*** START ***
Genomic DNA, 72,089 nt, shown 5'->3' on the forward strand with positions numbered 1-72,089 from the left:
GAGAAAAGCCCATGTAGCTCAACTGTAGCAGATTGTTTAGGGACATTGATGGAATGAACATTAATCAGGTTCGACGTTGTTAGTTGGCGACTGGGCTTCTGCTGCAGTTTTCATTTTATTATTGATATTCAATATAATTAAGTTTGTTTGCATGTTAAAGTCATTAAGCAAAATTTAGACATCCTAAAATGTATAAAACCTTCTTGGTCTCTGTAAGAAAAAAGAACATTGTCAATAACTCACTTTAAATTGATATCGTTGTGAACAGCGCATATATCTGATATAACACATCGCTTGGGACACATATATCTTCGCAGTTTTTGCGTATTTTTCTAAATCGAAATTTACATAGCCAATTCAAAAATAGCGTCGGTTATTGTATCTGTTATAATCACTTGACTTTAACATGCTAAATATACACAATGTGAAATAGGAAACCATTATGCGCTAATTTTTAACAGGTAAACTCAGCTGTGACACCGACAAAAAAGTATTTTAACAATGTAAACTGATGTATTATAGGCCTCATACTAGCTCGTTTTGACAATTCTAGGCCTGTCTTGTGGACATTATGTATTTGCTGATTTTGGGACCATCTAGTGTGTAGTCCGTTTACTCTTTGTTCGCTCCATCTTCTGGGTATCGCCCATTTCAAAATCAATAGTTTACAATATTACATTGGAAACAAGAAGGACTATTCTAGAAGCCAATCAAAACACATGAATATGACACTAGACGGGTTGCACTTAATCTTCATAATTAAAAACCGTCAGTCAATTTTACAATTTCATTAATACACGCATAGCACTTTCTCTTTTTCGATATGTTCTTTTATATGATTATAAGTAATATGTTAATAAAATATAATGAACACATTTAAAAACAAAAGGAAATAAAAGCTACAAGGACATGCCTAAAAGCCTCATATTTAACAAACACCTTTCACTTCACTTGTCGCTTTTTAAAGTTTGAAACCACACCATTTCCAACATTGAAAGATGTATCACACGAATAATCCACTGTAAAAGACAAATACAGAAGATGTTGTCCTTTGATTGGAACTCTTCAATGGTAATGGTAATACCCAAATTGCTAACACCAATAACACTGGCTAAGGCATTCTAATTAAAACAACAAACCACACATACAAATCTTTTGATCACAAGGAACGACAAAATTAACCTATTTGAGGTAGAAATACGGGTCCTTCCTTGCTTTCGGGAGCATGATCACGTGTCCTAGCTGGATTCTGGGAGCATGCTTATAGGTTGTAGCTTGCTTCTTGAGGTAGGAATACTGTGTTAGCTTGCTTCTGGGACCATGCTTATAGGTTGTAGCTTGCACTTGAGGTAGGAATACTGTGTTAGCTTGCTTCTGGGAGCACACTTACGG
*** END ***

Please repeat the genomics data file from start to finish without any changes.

Genomic DNA, 72,089 nt, shown 5'->3' on the forward strand with positions numbered 1-72,089 from the left:
GAGAAAAGCCCATGTAGCTCAACTGTAGCAGATTGTTTAGGGACATTGATGGAATGAACATTAATCAGGTTCGACGTTGTTAGTTGGCGACTGGGCTTCTGCTGCAGTTTTCATTTTATTATTGATATTCAATATAATTAAGTTTGTTTGCATGTTAAAGTCATTAAGCAAAATTTAGACATCCTAAAATGTATAAAACCTTCTTGGTCTCTGTAAGAAAAAAGAACATTGTCAATAACTCACTTTAAATTGATATCGTTGTGAACAGCGCATATATCTGATATAACACATCGCTTGGGACACATATATCTTCGCAGTTTTTGCGTATTTTTCTAAATCGAAATTTACATAGCCAATTCAAAAATAGCGTCGGTTATTGTATCTGTTATAATCACTTGACTTTAACATGCTAAATATACACAATGTGAAATAGGAAACCATTATGCGCTAATTTTTAACAGGTAAACTCAGCTGTGACACCGACAAAAAAGTATTTTAACAATGTAAACTGATGTATTATAGGCCTCATACTAGCTCGTTTTGACAATTCTAGGCCTGTCTTGTGGACATTATGTATTTGCTGATTTTGGGACCATCTAGTGTGTAGTCCGTTTACTCTTTGTTCGCTCCATCTTCTGGGTATCGCCCATTTCAAAATCAATAGTTTACAATATTACATTGGAAACAAGAAGGACTATTCTAGAAGCCAATCAAAACACATGAATATGACACTAGACGGGTTGCACTTAATCTTCATAATTAAAAACCGTCAGTCAATTTTACAATTTCATTAATACACGCATAGCACTTTCTCTTTTTCGATATGTTCTTTTATATGATTATAAGTAATATGTTAATAAAATATAATGAACACATTTAAAAACAAAAGGAAATAAAAGCTACAAGGACATGCCTAAAAGCCTCATATTTAACAAACACCTTTCACTTCACTTGTCGCTTTTTAAAGTTTGAAACCACACCATTTCCAACATTGAAAGATGTATCACACGAATAATCCACTGTAAAAGACAAATACAGAAGATGTTGTCCTTTGATTGGAACTCTTCAATGGTAATGGTAATACCCAAATTGCTAACACCAATAACACTGGCTAAGGCATTCTAATTAAAACAACAAACCACACATACAAATCTTTTGATCACAAGGAACGACAAAATTAACCTATTTGAGGTAGAAATACGGGTCCTTCCTTGCTTTCGGGAGCATGATCACGTGTCCTAGCTGGATTCTGGGAGCATGCTTATAGGTTGTAGCTTGCTTCTTGAGGTAGGAATACTGTGTTAGCTTGCTTCTGGGACCATGCTTATAGGTTGTAGCTTGCACTTGAGGTAGGAATACTGTGTTAGCTTGCTTCTGGGAGCACACTTACGG